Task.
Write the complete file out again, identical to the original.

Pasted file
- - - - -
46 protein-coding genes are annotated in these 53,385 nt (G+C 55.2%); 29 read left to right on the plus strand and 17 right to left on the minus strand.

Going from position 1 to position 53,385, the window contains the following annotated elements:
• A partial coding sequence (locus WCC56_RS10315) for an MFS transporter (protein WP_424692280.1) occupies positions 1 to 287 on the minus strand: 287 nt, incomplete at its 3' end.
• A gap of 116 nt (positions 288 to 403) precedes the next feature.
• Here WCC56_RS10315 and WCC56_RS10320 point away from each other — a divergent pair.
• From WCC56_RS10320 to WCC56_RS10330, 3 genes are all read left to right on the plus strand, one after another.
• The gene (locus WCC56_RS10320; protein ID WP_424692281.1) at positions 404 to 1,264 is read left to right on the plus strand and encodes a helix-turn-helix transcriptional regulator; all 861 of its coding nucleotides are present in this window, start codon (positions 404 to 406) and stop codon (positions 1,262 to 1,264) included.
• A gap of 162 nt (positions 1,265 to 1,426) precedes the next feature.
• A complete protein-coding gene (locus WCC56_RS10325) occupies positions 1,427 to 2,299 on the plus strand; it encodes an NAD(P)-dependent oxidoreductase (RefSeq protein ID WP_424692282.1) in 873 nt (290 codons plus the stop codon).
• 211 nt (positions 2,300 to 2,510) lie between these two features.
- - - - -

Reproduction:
46 protein-coding genes are annotated in these 53,385 nt (G+C 55.2%); 29 read left to right on the plus strand and 17 right to left on the minus strand.

Going from position 1 to position 53,385, the window contains the following annotated elements:
• A partial coding sequence (locus WCC56_RS10315) for an MFS transporter (protein WP_424692280.1) occupies positions 1 to 287 on the minus strand: 287 nt, incomplete at its 3' end.
• A gap of 116 nt (positions 288 to 403) precedes the next feature.
• Here WCC56_RS10315 and WCC56_RS10320 point away from each other — a divergent pair.
• From WCC56_RS10320 to WCC56_RS10330, 3 genes are all read left to right on the plus strand, one after another.
• The gene (locus WCC56_RS10320; protein ID WP_424692281.1) at positions 404 to 1,264 is read left to right on the plus strand and encodes a helix-turn-helix transcriptional regulator; all 861 of its coding nucleotides are present in this window, start codon (positions 404 to 406) and stop codon (positions 1,262 to 1,264) included.
• A gap of 162 nt (positions 1,265 to 1,426) precedes the next feature.
• A complete protein-coding gene (locus WCC56_RS10325) occupies positions 1,427 to 2,299 on the plus strand; it encodes an NAD(P)-dependent oxidoreductase (RefSeq protein ID WP_424692282.1) in 873 nt (290 codons plus the stop codon).
• 211 nt (positions 2,300 to 2,510) lie between these two features.